Note: Devotional based on last Sunday's sermon on Genesis 4:1-15.
And [the LORD] said, What hast thou done? the voice of thy brother’s blood crieth unto me from the ground (Genesis 4:10).
We see the same pattern here as in Genesis 3. Just as God came and walked in the cool of the day and found out Adam’s sin, so he comes and finds out Cain’s sin.
We can run from God, but we cannot hide. As Moses said to the Israelites in Numbers 32:23, “and be sure your sin will find you out.”
To Adam God said, “Where art thou?” (3:9). To Cain he says, “Where is Abel thy brother?” (4:9).
If Genesis 3 shows the breaking of the first table of the law (man’s duty to God), Genesis 4 shows the breaking of the second table of the law (man’s duty to his fellow man). We are all, in truth, guilty of trespassing both!
Cain famously replies, trying to hide his sin, “Am I my brother’s keeper?” (v. 9b). John Currid writes:
This is a figure of speech used here to emphasize a sense of indignant refusal. What a bold, defiant, and rebellious response! Instead of fearing God, Cain questions him. The irony is that the true answer is positive: one is indeed to keep one’s brother (Genesis, Vol. 1, 147).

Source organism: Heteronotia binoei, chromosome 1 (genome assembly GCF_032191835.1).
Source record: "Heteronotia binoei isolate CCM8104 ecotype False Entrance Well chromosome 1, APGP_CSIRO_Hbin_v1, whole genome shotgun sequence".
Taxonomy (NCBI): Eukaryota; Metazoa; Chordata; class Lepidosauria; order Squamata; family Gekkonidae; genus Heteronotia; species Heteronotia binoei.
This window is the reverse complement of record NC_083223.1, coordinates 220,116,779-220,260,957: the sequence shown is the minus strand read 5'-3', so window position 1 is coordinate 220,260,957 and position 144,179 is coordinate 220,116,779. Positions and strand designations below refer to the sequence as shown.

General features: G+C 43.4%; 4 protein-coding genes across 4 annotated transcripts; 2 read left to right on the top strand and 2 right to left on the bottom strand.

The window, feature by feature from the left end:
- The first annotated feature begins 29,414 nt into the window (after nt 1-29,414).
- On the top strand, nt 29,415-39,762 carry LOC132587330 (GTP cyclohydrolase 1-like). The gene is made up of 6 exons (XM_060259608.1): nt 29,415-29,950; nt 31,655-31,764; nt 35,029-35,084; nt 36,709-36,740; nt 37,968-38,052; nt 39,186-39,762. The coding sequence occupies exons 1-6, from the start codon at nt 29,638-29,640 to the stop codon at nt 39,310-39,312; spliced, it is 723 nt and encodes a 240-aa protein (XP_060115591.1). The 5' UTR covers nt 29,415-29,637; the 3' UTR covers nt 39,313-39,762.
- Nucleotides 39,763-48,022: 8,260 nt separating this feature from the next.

This same commentator notes that seven times in this passage, Abel is referred to as “brother” (vv. 2, 8, 9, 10, 11), but the term is never used of Cain (147).
The LORD then confronts Cain with another question in v. 10a: “What hast thou done?” This is similar to God’s question of Eve in Genesis 3:13, “What is it thou hast done?” Is God ignorant of what has happened? Of course not. He does not ask to furnish his own knowledge but to prick the conscience of the transgressor.
This is the question of a righteous God to sinful man, “What hast thou done?” He continues to ask this question of each of us, pushing us to the end of ourselves so that we might find refuge in Christ alone.
Grace and peace, Pastor Jeff Riddle